If you're really concerned about the outcome of your appraisal, you can read the full list of FHA appraisal guidelines in HUD's single-family housing policy handbook. However, we should note that it's an incredibly dense document and not a very fun read. To make things easier, below is a selection of the top issues that FHA appraisers look for.

There cannot be any evidence of:

  • Defective construction.
  • A settling foundation.
  • Leaks or unusual levels of dampness.
  • Evidence of termites or other decay.
  • Paint chipping or peeling.
  • Obvious environmental hazards.
  • Palpable odors or excessive noise.

Additionally, the following features must be present:

  • The utilities -- including water, sewer, heat, and electricity -- must be turned on at the time of the inspection.
  • Any and all appliances must be in working order.
  • Both hot and cold water must be available, and the water pressure must be at acceptable levels.
  • All electrical outlets and switches must be functioning properly.
  • All windows must open, close, and lock.
  • Any attic or crawl space must be undamaged and properly vented.

Exceptions to the FHA rules on flipped properties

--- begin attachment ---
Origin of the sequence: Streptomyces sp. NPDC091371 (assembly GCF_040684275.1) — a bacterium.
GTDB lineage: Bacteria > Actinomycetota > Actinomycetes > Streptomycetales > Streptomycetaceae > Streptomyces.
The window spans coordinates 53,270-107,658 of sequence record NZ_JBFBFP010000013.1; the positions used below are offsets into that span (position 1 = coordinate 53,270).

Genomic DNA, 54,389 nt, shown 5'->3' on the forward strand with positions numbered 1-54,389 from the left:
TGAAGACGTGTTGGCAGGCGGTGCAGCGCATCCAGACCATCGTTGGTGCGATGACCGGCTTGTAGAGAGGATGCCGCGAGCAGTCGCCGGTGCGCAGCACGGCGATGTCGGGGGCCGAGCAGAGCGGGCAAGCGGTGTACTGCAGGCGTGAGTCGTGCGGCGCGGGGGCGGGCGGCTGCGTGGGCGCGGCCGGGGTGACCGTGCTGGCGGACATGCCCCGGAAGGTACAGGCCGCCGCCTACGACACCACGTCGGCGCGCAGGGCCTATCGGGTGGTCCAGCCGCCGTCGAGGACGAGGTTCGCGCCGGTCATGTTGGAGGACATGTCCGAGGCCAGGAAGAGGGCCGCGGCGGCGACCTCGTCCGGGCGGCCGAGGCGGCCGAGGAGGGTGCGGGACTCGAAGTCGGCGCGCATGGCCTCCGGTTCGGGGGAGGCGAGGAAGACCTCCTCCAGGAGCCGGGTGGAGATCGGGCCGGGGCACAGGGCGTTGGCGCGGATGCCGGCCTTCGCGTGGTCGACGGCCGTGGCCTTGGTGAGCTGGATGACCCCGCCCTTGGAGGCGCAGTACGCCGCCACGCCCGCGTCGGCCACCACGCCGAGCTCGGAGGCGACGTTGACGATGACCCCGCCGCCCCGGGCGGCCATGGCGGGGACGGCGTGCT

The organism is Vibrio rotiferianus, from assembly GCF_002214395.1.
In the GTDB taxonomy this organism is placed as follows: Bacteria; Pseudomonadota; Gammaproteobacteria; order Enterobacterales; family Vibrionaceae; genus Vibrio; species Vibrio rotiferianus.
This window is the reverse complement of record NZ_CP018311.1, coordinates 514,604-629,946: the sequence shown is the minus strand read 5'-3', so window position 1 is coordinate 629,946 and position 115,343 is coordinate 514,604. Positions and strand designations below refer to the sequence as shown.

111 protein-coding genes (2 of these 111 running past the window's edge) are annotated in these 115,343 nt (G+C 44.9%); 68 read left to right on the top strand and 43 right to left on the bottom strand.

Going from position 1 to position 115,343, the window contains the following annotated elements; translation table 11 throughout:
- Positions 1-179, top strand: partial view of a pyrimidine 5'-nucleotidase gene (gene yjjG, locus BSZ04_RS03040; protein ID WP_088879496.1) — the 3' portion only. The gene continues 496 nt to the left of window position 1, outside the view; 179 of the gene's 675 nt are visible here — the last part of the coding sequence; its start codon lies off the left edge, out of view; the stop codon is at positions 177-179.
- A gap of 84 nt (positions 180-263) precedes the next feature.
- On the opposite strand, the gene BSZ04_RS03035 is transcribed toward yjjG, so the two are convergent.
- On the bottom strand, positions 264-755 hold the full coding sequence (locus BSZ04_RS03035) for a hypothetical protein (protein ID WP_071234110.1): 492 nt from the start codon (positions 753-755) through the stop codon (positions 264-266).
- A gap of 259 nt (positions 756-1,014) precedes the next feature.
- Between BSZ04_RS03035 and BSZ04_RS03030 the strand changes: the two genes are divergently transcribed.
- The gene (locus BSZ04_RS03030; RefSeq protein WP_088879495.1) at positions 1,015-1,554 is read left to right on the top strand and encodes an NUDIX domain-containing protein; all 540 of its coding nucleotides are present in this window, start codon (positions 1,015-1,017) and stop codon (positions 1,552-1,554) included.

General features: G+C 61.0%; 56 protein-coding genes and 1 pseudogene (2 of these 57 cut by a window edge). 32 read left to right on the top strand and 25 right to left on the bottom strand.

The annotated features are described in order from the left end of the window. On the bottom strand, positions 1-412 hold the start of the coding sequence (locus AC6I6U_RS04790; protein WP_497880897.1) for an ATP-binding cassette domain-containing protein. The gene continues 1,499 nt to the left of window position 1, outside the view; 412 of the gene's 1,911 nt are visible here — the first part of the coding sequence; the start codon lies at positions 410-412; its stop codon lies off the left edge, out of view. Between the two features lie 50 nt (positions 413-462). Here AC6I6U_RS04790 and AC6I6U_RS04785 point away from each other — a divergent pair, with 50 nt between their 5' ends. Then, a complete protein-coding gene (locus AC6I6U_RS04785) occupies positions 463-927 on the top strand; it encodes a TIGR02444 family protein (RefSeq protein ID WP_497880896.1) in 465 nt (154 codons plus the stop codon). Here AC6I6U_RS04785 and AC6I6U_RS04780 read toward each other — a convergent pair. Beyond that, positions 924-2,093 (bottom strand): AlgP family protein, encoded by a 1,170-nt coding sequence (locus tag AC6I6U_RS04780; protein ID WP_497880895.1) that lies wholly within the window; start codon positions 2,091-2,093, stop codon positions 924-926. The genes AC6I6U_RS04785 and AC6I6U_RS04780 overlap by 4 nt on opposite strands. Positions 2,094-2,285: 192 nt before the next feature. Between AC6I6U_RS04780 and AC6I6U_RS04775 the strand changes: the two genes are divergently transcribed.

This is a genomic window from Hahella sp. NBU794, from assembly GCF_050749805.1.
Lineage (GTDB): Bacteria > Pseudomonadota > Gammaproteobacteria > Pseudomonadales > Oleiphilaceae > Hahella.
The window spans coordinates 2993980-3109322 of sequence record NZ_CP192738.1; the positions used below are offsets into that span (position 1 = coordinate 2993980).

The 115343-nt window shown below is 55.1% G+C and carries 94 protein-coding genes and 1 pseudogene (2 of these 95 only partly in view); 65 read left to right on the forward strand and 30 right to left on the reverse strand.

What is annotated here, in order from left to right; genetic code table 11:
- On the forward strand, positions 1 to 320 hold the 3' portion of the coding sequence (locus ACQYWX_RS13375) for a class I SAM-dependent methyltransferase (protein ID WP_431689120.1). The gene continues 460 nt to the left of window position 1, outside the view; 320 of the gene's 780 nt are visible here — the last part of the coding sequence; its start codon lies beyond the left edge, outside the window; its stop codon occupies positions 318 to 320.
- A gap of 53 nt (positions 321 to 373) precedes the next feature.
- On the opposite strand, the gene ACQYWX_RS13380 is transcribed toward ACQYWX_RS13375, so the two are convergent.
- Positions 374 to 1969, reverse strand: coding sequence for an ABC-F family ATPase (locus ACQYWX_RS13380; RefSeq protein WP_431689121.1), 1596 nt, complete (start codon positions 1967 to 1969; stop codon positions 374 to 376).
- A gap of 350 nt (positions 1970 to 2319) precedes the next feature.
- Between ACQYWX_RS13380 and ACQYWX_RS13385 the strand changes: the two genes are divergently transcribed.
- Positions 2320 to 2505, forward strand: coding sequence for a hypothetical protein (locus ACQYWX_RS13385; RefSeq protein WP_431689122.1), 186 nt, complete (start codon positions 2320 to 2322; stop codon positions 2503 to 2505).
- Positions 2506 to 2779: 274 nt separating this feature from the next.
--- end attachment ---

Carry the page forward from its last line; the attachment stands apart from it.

Like with anything else, there are a few exceptions to the FHA rules regarding flipped houses. Before you worry about whether you'll be able to make your transaction work, check to make sure that your property does not fall under one of these categories:

  • The property was found for you by your employer or through a relocation agency.
  • The property is a resale by HUD under its real estate owned (REO) program.
  • The property is being sold by another governmental agency.
  • The property is being sold by a nonprofit approved to sell HUD-owned properties at a discount.
  • The seller acquired the property through inheritance.
  • The property is being sold by a state or federally chartered financial institution.
  • The property is in a Presidentially Declared Major Disaster Areas (PDMDA) and an exception has been made by HUD.

The bottom line

Buying a flipped property with an FHA mortgage can be more difficult than it would be with a conventional loan, but it's not impossible. Ultimately, it's up to you and the seller if you want to tackle the extra regulations that must be met for these properties.

If you're concerned about how this loan and home combination might affect the strength of your offer, talk to your lender and real estate agent about what options are available to you. They may be able to come up with a solution that better serves your needs.